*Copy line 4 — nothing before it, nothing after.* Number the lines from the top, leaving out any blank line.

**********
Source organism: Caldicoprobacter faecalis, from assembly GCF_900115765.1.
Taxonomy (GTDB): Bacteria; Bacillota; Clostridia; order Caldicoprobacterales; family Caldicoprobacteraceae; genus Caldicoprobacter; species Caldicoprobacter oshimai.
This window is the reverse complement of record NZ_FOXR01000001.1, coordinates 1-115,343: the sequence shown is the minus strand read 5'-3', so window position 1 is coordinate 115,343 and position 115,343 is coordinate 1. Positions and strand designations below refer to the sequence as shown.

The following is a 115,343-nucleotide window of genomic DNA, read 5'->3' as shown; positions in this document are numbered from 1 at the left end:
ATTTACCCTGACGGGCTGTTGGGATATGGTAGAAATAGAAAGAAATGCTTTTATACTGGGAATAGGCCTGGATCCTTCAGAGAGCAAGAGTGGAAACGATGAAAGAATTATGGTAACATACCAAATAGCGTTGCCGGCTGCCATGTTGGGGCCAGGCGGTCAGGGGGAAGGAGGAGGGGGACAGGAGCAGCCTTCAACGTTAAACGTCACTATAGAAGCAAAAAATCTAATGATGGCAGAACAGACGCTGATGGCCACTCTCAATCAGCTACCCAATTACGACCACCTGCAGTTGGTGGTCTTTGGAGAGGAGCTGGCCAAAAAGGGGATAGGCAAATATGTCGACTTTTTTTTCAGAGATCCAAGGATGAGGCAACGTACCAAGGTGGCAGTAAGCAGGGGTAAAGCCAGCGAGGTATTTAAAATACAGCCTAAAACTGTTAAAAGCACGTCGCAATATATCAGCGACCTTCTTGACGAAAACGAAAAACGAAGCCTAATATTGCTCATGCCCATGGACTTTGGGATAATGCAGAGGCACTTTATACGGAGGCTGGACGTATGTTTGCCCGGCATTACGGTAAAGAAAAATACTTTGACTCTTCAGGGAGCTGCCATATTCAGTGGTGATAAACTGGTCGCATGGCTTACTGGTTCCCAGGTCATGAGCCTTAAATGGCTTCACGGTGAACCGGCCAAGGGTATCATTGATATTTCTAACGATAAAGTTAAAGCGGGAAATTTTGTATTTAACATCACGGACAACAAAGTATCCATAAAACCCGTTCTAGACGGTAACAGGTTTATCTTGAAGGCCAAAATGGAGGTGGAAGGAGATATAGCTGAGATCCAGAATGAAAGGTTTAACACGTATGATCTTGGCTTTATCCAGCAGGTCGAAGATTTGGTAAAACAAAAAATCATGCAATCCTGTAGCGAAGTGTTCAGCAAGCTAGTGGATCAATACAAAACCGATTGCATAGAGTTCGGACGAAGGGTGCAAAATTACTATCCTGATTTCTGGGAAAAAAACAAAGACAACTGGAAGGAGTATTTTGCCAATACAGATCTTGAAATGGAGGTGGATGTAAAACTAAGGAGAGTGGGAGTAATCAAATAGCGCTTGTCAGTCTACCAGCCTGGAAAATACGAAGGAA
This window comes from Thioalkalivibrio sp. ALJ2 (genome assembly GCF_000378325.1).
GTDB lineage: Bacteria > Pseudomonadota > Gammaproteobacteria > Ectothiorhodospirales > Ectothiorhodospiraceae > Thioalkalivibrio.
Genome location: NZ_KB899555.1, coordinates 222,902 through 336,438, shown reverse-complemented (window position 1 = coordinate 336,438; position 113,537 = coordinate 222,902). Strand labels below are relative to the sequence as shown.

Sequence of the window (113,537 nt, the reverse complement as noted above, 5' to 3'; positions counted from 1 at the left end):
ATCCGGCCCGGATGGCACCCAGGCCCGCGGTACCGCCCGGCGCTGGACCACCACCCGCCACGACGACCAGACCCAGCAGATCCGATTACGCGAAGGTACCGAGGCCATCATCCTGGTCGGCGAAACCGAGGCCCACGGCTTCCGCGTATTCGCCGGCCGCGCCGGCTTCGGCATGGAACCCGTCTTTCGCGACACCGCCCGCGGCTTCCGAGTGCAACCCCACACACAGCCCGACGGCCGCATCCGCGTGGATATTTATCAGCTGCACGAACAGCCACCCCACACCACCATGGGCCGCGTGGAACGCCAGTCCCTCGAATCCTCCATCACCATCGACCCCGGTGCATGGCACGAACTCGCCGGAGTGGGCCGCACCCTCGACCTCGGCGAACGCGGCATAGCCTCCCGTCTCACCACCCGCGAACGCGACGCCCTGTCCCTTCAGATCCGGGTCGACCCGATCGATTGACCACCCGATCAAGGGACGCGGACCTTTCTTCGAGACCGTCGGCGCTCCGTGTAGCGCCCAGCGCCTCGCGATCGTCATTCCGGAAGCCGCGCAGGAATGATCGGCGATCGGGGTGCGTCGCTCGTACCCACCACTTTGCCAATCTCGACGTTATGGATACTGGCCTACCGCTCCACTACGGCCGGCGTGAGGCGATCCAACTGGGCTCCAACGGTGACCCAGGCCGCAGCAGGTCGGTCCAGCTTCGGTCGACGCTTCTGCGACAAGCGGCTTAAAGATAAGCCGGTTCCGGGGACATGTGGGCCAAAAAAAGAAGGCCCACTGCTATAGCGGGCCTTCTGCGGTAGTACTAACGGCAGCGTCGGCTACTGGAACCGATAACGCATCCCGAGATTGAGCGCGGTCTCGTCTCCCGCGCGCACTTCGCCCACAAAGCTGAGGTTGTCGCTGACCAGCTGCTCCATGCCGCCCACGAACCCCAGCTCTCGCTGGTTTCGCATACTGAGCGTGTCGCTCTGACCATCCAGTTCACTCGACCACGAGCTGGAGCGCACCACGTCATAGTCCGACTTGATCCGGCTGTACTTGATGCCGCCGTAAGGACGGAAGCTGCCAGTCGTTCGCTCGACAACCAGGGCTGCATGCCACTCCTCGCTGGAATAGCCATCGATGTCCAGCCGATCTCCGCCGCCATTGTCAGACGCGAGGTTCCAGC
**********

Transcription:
The following is a 115,343-nucleotide window of genomic DNA, read 5'->3' as shown; positions in this document are numbered from 1 at the left end: